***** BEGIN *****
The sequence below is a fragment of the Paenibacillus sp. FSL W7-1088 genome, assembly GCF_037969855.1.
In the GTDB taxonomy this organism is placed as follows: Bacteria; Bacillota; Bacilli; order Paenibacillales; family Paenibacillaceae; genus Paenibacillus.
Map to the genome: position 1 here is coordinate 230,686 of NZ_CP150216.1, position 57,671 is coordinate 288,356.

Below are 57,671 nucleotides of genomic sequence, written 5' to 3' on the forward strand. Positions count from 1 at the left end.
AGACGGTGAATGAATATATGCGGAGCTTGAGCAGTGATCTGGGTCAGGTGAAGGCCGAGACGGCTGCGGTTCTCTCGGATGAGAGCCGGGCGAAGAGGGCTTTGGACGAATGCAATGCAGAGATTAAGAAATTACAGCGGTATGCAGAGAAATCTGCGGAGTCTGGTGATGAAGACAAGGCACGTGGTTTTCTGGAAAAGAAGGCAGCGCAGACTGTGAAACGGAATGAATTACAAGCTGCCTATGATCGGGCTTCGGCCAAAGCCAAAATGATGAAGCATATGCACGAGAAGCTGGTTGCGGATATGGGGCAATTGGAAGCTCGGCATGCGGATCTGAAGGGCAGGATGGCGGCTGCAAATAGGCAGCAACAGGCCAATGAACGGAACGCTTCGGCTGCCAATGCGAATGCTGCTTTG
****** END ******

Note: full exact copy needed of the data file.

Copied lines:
The sequence below is a fragment of the Paenibacillus sp. FSL W7-1088 genome, assembly GCF_037969855.1.
In the GTDB taxonomy this organism is placed as follows: Bacteria; Bacillota; Bacilli; order Paenibacillales; family Paenibacillaceae; genus Paenibacillus.
Map to the genome: position 1 here is coordinate 230,686 of NZ_CP150216.1, position 57,671 is coordinate 288,356.

Below are 57,671 nucleotides of genomic sequence, written 5' to 3' on the forward strand. Positions count from 1 at the left end.
AGACGGTGAATGAATATATGCGGAGCTTGAGCAGTGATCTGGGTCAGGTGAAGGCCGAGACGGCTGCGGTTCTCTCGGATGAGAGCCGGGCGAAGAGGGCTTTGGACGAATGCAATGCAGAGATTAAGAAATTACAGCGGTATGCAGAGAAATCTGCGGAGTCTGGTGATGAAGACAAGGCACGTGGTTTTCTGGAAAAGAAGGCAGCGCAGACTGTGAAACGGAATGAATTACAAGCTGCCTATGATCGGGCTTCGGCCAAAGCCAAAATGATGAAGCATATGCACGAGAAGCTGGTTGCGGATATGGGGCAATTGGAAGCTCGGCATGCGGATCTGAAGGGCAGGATGGCGGCTGCAAATAGGCAGCAACAGGCCAATGAACGGAACGCTTCGGCTGCCAATGCGAATGCTGCTTTG